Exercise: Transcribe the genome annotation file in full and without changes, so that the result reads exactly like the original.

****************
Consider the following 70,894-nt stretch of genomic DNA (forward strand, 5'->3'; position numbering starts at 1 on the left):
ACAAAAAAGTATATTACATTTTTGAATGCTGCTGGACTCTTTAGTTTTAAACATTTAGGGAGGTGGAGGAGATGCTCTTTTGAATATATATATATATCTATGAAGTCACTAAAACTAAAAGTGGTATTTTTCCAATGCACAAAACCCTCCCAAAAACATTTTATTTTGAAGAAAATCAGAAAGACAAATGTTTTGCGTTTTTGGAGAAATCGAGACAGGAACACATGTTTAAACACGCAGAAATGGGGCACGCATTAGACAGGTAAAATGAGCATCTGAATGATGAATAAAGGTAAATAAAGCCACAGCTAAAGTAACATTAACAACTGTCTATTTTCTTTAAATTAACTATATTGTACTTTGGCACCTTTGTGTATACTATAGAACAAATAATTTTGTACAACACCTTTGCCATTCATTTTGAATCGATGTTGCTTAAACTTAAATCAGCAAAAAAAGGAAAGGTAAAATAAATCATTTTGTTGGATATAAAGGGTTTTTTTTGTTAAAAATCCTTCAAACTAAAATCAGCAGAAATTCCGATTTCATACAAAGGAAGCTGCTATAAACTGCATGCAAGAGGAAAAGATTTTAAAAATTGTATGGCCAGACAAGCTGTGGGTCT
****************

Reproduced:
Consider the following 70,894-nt stretch of genomic DNA (forward strand, 5'->3'; position numbering starts at 1 on the left):
ACAAAAAAGTATATTACATTTTTGAATGCTGCTGGACTCTTTAGTTTTAAACATTTAGGGAGGTGGAGGAGATGCTCTTTTGAATATATATATATATCTATGAAGTCACTAAAACTAAAAGTGGTATTTTTCCAATGCACAAAACCCTCCCAAAAACATTTTATTTTGAAGAAAATCAGAAAGACAAATGTTTTGCGTTTTTGGAGAAATCGAGACAGGAACACATGTTTAAACACGCAGAAATGGGGCACGCATTAGACAGGTAAAATGAGCATCTGAATGATGAATAAAGGTAAATAAAGCCACAGCTAAAGTAACATTAACAACTGTCTATTTTCTTTAAATTAACTATATTGTACTTTGGCACCTTTGTGTATACTATAGAACAAATAATTTTGTACAACACCTTTGCCATTCATTTTGAATCGATGTTGCTTAAACTTAAATCAGCAAAAAAAGGAAAGGTAAAATAAATCATTTTGTTGGATATAAAGGGTTTTTTTTGTTAAAAATCCTTCAAACTAAAATCAGCAGAAATTCCGATTTCATACAAAGGAAGCTGCTATAAACTGCATGCAAGAGGAAAAGATTTTAAAAATTGTATGGCCAGACAAGCTGTGGGTCT